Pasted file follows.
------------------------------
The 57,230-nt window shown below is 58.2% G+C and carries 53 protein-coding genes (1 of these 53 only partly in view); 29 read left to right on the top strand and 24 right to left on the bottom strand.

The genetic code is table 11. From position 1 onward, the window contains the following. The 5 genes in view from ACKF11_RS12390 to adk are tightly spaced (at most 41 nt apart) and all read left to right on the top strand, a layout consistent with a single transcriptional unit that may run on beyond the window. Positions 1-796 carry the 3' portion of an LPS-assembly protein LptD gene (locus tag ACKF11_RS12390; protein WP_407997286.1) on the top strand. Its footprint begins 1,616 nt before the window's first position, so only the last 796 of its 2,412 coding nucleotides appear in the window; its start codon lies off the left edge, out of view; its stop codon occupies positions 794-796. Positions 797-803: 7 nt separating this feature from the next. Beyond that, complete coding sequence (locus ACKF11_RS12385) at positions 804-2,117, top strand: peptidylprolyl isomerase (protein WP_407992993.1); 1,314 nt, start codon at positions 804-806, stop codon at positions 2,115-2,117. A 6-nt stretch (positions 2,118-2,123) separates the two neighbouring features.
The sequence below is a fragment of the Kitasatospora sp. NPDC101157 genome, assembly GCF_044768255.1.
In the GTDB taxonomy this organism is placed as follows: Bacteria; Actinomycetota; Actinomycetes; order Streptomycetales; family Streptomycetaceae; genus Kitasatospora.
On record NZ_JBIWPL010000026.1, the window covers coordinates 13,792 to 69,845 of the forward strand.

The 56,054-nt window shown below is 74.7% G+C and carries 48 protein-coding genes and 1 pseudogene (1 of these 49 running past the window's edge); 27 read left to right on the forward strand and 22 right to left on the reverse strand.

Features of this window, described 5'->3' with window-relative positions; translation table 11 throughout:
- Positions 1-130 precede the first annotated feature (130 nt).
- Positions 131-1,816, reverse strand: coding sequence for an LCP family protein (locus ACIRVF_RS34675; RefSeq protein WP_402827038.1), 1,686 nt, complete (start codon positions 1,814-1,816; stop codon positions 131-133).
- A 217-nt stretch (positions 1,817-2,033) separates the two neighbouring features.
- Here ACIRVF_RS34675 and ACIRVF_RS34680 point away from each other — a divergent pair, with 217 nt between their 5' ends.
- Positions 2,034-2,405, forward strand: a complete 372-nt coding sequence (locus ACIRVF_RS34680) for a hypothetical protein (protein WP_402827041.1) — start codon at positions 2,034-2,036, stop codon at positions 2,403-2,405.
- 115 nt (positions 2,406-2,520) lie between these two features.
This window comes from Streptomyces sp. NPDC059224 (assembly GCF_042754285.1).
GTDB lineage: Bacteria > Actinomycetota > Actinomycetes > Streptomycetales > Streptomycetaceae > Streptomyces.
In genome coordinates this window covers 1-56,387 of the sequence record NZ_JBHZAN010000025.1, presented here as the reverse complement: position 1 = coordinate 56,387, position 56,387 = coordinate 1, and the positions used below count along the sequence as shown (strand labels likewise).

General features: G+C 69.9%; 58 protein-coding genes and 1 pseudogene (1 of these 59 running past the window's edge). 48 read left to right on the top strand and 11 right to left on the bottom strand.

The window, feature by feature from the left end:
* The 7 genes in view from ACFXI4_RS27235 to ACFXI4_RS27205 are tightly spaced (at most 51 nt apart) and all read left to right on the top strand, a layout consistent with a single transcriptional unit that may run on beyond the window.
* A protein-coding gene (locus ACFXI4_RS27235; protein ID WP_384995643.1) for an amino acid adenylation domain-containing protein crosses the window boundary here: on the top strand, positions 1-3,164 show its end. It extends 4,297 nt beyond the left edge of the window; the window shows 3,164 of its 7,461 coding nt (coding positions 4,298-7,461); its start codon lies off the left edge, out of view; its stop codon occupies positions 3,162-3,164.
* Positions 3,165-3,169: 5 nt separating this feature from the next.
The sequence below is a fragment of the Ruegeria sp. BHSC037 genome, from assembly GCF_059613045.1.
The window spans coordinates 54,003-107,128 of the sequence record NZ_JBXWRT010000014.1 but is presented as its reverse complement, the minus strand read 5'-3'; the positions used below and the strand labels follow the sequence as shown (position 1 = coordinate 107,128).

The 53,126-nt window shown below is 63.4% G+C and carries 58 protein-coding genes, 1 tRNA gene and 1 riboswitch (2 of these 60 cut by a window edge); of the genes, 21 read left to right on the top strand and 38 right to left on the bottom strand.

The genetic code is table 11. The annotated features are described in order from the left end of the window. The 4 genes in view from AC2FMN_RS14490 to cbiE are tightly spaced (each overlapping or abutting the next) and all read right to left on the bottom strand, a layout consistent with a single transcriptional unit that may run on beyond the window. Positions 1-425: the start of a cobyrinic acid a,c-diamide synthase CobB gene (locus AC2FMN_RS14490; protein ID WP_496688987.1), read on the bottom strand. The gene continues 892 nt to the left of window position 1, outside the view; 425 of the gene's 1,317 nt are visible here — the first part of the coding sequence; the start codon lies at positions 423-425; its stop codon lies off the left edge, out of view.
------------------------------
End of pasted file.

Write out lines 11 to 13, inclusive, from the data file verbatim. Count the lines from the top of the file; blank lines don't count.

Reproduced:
- Here ACIRVF_RS34675 and ACIRVF_RS34680 point away from each other — a divergent pair, with 217 nt between their 5' ends.
- Positions 2,034-2,405, forward strand: a complete 372-nt coding sequence (locus ACIRVF_RS34680) for a hypothetical protein (protein WP_402827041.1) — start codon at positions 2,034-2,036, stop codon at positions 2,403-2,405.
- 115 nt (positions 2,406-2,520) lie between these two features.